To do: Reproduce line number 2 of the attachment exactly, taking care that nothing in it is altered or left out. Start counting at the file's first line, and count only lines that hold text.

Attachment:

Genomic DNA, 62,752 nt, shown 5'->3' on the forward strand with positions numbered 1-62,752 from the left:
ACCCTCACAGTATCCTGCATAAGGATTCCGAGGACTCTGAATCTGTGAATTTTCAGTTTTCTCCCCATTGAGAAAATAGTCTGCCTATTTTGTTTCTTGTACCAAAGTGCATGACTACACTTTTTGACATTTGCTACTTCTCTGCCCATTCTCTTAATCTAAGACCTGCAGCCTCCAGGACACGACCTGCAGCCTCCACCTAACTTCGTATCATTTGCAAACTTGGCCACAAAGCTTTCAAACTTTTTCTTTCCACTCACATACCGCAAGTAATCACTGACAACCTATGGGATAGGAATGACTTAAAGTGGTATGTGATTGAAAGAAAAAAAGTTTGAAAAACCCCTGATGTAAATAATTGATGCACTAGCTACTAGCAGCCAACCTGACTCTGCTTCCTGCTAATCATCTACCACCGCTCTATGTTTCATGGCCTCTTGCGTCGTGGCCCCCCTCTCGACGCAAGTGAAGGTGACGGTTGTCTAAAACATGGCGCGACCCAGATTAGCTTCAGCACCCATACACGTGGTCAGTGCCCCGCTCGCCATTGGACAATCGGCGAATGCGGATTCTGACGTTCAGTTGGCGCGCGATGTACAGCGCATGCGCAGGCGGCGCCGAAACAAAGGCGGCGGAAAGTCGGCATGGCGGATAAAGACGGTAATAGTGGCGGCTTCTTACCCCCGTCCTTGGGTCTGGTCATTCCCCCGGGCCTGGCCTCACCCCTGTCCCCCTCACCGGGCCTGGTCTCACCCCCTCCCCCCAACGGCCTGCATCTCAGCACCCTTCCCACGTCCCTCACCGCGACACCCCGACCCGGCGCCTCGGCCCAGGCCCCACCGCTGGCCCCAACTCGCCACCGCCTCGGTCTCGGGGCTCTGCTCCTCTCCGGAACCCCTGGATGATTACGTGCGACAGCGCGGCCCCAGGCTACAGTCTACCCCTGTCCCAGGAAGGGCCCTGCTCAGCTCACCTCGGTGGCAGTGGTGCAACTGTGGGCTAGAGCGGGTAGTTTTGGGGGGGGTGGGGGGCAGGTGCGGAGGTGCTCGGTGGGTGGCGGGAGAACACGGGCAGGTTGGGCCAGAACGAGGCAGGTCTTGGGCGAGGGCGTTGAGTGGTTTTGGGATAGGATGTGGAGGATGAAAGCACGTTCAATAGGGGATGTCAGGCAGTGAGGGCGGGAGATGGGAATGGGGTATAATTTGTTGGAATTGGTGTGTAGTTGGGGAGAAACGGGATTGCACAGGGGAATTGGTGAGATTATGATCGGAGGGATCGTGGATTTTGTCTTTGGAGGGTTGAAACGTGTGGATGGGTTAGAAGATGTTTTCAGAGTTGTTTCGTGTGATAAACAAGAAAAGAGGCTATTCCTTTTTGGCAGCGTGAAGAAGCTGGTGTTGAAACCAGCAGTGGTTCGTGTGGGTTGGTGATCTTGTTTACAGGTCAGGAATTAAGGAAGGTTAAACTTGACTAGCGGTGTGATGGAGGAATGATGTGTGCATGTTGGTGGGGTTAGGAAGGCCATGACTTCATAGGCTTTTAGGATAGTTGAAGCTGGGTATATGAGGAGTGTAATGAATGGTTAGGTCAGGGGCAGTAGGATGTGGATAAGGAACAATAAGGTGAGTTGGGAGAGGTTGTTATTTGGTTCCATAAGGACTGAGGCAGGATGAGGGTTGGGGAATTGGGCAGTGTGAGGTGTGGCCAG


ACCCTCACAGTATCCTGCATAAGGATTCCGAGGACTCTGAATCTGTGAATTTTCAGTTTTCTCCCCATTGAGAAAATAGTCTGCCTATTTTGTTTCTTGTACCAAAGTGCATGACTACACTTTTTGACATTTGCTACTTCTCTGCCCATTCTCTTAATCTAAGACCTGCAGCCTCCAGGACACGACCTGCAGCCTCCACCTAACTTCGTATCATTTGCAAACTTGGCCACAAAGCTTTCAAACTTTTTCTTTCCACTCACATACCGCAAGTAATCACTGACAACCTATGGGATAGGAATGACTTAAAGTGGTATGTGATTGAAAGAAAAAAAGTTTGAAAAACCCCTGATGTAAATAATTGATGCACTAGCTACTAGCAGCCAACCTGACTCTGCTTCCTGCTAATCATCTACCACCGCTCTATGTTTCATGGCCTCTTGCGTCGTGGCCCCCCTCTCGACGCAAGTGAAGGTGACGGTTGTCTAAAACATGGCGCGACCCAGATTAGCTTCAGCACCCATACACGTGGTCAGTGCCCCGCTCGCCATTGGACAATCGGCGAATGCGGATTCTGACGTTCAGTTGGCGCGCGATGTACAGCGCATGCGCAGGCGGCGCCGAAACAAAGGCGGCGGAAAGTCGGCATGGCGGATAAAGACGGTAATAGTGGCGGCTTCTTACCCCCGTCCTTGGGTCTGGTCATTCCCCCGGGCCTGGCCTCACCCCTGTCCCCCTCACCGGGCCTGGTCTCACCCCCTCCCCCCAACGGCCTGCATCTCAGCACCCTTCCCACGTCCCTCACCGCGACACCCCGACCCGGCGCCTCGGCCCAGGCCCCACCGCTGGCCCCAACTCGCCACCGCCTCGGTCTCGGGGCTCTGCTCCTCTCCGGAACCCCTGGATGATTACGTGCGACAGCGCGGCCCCAGGCTACAGTCTACCCCTGTCCCAGGAAGGGCCCTGCTCAGCTCACCTCGGTGGCAGTGGTGCAACTGTGGGCTAGAGCGGGTAGTTTTGGGGGGGGTGGGGGGCAGGTGCGGAGGTGCTCGGTGGGTGGCGGGAGAACACGGGCAGGTTGGGCCAGAACGAGGCAGGTCTTGGGCGAGGGCGTTGAGTGGTTTTGGGATAGGATGTGGAGGATGAAAGCACGTTCAATAGGGGATGTCAGGCAGTGAGGGCGGGAGATGGGAATGGGGTATAATTTGTTGGAATTGGTGTGTAGTTGGGGAGAAACGGGATTGCACAGGGGAATTGGTGAGATTATGATCGGAGGGATCGTGGATTTTGTCTTTGGAGGGTTGAAACGTGTGGATGGGTTAGAAGATGTTTTCAGAGTTGTTTCGTGTGATAAACAAGAAAAGAGGCTATTCCTTTTTGGCAGCGTGAAGAAGCTGGTGTTGAAACCAGCAGTGGTTCGTGTGGGTTGGTGATCTTGTTTACAGGTCAGGAATTAAGGAAGGTTAAACTTGACTAGCGGTGTGATGGAGGAATGATGTGTGCATGTTGGTGGGGTTAGGAAGGCCATGACTTCATAGGCTTTTAGGATAGTTGAAGCTGGGTATATGAGGAGTGTAATGAATGGTTAGGTCAGGGGCAGTAGGATGTGGATAAGGAACAATAAGGTGAGTTGGGAGAGGTTGTTATTTGGTTCCATAAGGACTGAGGCAGGATGAGGGTTGGGGAATTGGGCAGTGTGAGGTGTGGCCAG